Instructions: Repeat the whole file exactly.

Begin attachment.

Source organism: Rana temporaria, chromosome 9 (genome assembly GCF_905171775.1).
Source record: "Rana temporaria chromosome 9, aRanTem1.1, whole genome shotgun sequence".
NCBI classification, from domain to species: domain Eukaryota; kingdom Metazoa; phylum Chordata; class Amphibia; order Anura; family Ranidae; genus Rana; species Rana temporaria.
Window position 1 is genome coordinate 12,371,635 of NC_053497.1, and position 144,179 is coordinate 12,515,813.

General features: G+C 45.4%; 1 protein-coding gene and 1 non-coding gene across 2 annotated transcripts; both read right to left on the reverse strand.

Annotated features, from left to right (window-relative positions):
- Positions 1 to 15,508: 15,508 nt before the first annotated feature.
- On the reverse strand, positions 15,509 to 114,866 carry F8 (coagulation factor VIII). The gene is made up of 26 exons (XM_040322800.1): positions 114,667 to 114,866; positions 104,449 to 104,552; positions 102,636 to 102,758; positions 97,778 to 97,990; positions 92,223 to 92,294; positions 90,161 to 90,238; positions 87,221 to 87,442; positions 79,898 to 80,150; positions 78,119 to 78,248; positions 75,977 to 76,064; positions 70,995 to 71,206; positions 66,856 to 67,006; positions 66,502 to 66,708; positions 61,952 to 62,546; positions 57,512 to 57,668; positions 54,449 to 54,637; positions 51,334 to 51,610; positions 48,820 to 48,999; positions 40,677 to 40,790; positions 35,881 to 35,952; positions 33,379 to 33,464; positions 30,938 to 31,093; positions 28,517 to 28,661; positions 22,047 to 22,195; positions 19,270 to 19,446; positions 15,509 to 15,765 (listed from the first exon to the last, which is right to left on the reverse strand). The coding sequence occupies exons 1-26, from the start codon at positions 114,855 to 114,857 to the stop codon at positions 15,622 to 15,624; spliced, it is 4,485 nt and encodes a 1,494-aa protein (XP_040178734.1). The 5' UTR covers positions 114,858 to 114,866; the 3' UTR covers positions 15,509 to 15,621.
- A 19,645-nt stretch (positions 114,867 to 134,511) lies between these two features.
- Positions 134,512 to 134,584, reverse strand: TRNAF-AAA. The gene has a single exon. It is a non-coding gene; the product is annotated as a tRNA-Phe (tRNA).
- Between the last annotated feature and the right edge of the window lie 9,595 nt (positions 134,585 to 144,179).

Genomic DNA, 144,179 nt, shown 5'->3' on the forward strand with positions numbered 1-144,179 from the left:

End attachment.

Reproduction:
Source organism: Rana temporaria, chromosome 9 (genome assembly GCF_905171775.1).
Source record: "Rana temporaria chromosome 9, aRanTem1.1, whole genome shotgun sequence".
NCBI classification, from domain to species: domain Eukaryota; kingdom Metazoa; phylum Chordata; class Amphibia; order Anura; family Ranidae; genus Rana; species Rana temporaria.
Window position 1 is genome coordinate 12,371,635 of NC_053497.1, and position 144,179 is coordinate 12,515,813.

General features: G+C 45.4%; 1 protein-coding gene and 1 non-coding gene across 2 annotated transcripts; both read right to left on the reverse strand.

Annotated features, from left to right (window-relative positions):
- Positions 1 to 15,508: 15,508 nt before the first annotated feature.
- On the reverse strand, positions 15,509 to 114,866 carry F8 (coagulation factor VIII). The gene is made up of 26 exons (XM_040322800.1): positions 114,667 to 114,866; positions 104,449 to 104,552; positions 102,636 to 102,758; positions 97,778 to 97,990; positions 92,223 to 92,294; positions 90,161 to 90,238; positions 87,221 to 87,442; positions 79,898 to 80,150; positions 78,119 to 78,248; positions 75,977 to 76,064; positions 70,995 to 71,206; positions 66,856 to 67,006; positions 66,502 to 66,708; positions 61,952 to 62,546; positions 57,512 to 57,668; positions 54,449 to 54,637; positions 51,334 to 51,610; positions 48,820 to 48,999; positions 40,677 to 40,790; positions 35,881 to 35,952; positions 33,379 to 33,464; positions 30,938 to 31,093; positions 28,517 to 28,661; positions 22,047 to 22,195; positions 19,270 to 19,446; positions 15,509 to 15,765 (listed from the first exon to the last, which is right to left on the reverse strand). The coding sequence occupies exons 1-26, from the start codon at positions 114,855 to 114,857 to the stop codon at positions 15,622 to 15,624; spliced, it is 4,485 nt and encodes a 1,494-aa protein (XP_040178734.1). The 5' UTR covers positions 114,858 to 114,866; the 3' UTR covers positions 15,509 to 15,621.
- A 19,645-nt stretch (positions 114,867 to 134,511) lies between these two features.
- Positions 134,512 to 134,584, reverse strand: TRNAF-AAA. The gene has a single exon. It is a non-coding gene; the product is annotated as a tRNA-Phe (tRNA).
- Between the last annotated feature and the right edge of the window lie 9,595 nt (positions 134,585 to 144,179).

Genomic DNA, 144,179 nt, shown 5'->3' on the forward strand with positions numbered 1-144,179 from the left: